Luxury Coach & Transportation

November 2018

Magazine for the professional limousine, charter and tour industry.

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Page 22 of 75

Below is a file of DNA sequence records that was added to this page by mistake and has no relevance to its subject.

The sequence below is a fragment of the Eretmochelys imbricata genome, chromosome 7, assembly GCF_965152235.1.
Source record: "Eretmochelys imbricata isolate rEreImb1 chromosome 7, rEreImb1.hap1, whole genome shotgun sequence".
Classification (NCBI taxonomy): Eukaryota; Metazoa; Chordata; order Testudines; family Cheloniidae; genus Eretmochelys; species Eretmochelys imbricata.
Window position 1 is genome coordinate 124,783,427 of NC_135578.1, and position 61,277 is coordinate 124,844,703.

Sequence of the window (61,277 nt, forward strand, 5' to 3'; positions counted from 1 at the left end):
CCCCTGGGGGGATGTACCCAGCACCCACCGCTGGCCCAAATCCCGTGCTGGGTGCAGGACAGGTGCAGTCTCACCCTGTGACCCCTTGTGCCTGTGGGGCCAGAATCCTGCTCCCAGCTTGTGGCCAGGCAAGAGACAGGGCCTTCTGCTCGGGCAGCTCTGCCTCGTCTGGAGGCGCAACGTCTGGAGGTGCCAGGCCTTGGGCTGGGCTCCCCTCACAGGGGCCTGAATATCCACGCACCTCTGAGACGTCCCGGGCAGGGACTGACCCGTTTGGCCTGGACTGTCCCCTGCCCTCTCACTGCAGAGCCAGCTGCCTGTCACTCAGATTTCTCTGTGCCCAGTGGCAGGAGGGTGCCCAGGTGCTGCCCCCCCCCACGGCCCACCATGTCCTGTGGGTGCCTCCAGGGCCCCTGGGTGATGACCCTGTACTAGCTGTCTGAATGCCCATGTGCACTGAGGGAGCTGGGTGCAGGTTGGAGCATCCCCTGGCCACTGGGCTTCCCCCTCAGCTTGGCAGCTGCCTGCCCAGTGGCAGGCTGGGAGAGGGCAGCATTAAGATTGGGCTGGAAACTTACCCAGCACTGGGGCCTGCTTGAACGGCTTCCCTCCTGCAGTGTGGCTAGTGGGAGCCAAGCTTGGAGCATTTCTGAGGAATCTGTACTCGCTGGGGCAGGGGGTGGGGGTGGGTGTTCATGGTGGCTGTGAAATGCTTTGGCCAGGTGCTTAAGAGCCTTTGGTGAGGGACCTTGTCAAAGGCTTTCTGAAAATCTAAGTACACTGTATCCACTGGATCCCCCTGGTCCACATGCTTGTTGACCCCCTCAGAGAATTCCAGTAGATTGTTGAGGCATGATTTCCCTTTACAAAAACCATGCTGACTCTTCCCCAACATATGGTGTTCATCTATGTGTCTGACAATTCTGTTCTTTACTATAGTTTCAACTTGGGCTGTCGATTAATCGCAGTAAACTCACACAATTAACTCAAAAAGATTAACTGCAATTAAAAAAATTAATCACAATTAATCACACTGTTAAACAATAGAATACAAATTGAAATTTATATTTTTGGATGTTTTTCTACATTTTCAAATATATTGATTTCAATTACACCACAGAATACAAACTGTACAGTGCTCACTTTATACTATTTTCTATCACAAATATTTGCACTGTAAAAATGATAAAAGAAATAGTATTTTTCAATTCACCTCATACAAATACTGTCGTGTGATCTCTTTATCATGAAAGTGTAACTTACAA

LUXURY COACH & TRANSPORTATION NOVEMBER 2018 21 Until about 2010, roadshows relied on the flash and glitz of the stretch limou- sine. Once the Great Recession hit in September 2008, they fell out of vogue and are now considered taboo. e requirement today is you must have ei- ther a Sprinter or an SUV. e vehicles must have forward facing seats, no flashy lights, swiveling chairs, or any- thing else that implies "party vehicle," Saccoccio says. Many Asian banks will not accept a Ford van and will only ride in Mercedes-Benz vehicles, she adds. Vehicles must offer strong Wi-Fi, Jansen says. The Contracts Most investment banking firms of- fer three-year contracts, Saccoccio says. But she points out no one in the industry has an exclusive contract. Most firms use multiple providers. Delivering excellent service will determine how often a booker uses a particular company. Obviously the relationship with the booking agents at roadshow desks can help influence the decision. Operators must be able to deliver service in Asia, Germany, and Europe as well as the U.S. Pre- sentations are a competitive bidding process in addition to sharing infor- mation about your company, history, stability, and services offered. Jansen says, "Never badmouth a competitor during this process, as you will lose your own credibility." — using GPS is a must. To deliver flaw- less service, you must know all drop off and parking locations, and how to avoid getting stuck in traffic. "ere are hundreds of millions of dollars at stake and getting lost is not acceptable," Devlin says. A roadshow will often use several vehicles. You can expect to drive ana- lysts, bankers, accountants, the owners of the company going public, and, of course, representatives from the invest- ment bank. A typical job will involve picking up the team at night when they arrive by private plane, Devlin says. ey will have breakfast in the morn- ing, followed by anywhere from three to eight meetings before flying out to the next city. A roadshow usually lasts about two weeks and the most frequent U.S. destinations are Boston, Philadel- phia, New York, Chicago, Dallas, Los Angeles, and San Francisco. Types of Vehicles U.S. locations. Transportation managers who work for investment bankers place orders from the roadshow desk. ey prefer to work with companies that have their own roadshow desks as well. A dedicated department understands the importance of roadshow trips as well as the lingo and procedures, Saccoccio says. Direct relationships with investment bankers are declining as the bankers want to make one call no matter what city, state, or country they are traveling to, Devlin adds. He advises small- to mid-size operators to connect with large worldwide networks and perform work for them. "We value our relation- ship with aggregators such as Com- monwealth who farm their Dallas work to us," he says. Marketing Tips Although the chances of forming a direct relationship with investment bankers has diminished, that doesn't stop Dennis Jansen from marketing to companies like Merrill Lynch and aggregators such as Boston Coach and Commonwealth. Jansen, the managing director of Dutch Business Limousine in Amsterdam, recom- mends setting up a LinkedIn account and using IT to connect with the bookers. "LinkedIn is a very valuable tool in the search of corporate clients," Jansen says. Working Roadshows Whether you have landed your own roadshow job or you are providing service for a network aggregator like Commonwealth, the rules of engage- ment are the same. e most impor- tant part of service delivery is knowing the destinations, Devlin says. Being able to navigate to the location without THE DO'S Actively communicate with the person ordering. You must provide the chauffeur's name, vehicle type, and license plate/tag number, the chauffeur's phone number, and anything pertinent from your local area such as where to meet at the FBO. Will it be a tarmac or a terminal greeting? Let the booker know of any potential conflicts such as road closures, construction, or parking concerns. Once the plan is made, no changes are allowed. "The only way a change can occur is if someone dies or they are in the emergency room," Saccoccio says. Jansen adds it's important to check the latest traffic reports to the next destination and adjust routes as needed. THE DON'TS You can never upgrade or downgrade a vehicle, Saccoccio says. Don't even bother asking. Once you have provided the vehicle and chauffeur information and phone numbers, do not make any changes. This can get you kicked off the list of local providers. You should never attempt to steal the account you are working by handing out your business cards or using your brand name during the service. Make sure chauffeurs never talk about any client they are driving, the company they represent, or if the deal is about to become a public offering. Chauffeurs should never talk with clients except to confirm the next destination. Never leave the vehicle unattended. Don't overpromise what you can deliver. To deliver flawless service, you must know all drop off and parking locations, and how to avoid getting stuck in traffic, says Eric Devlin, CEO of Premier Transportation of Dallas and a 2017 and 2009 LCT Operator of the Year Award winner. Jansen, the managing director of Dutch Business Limousine in Amsterdam, recommends setting up a LinkedIn account and using IT to connect with the bookers.

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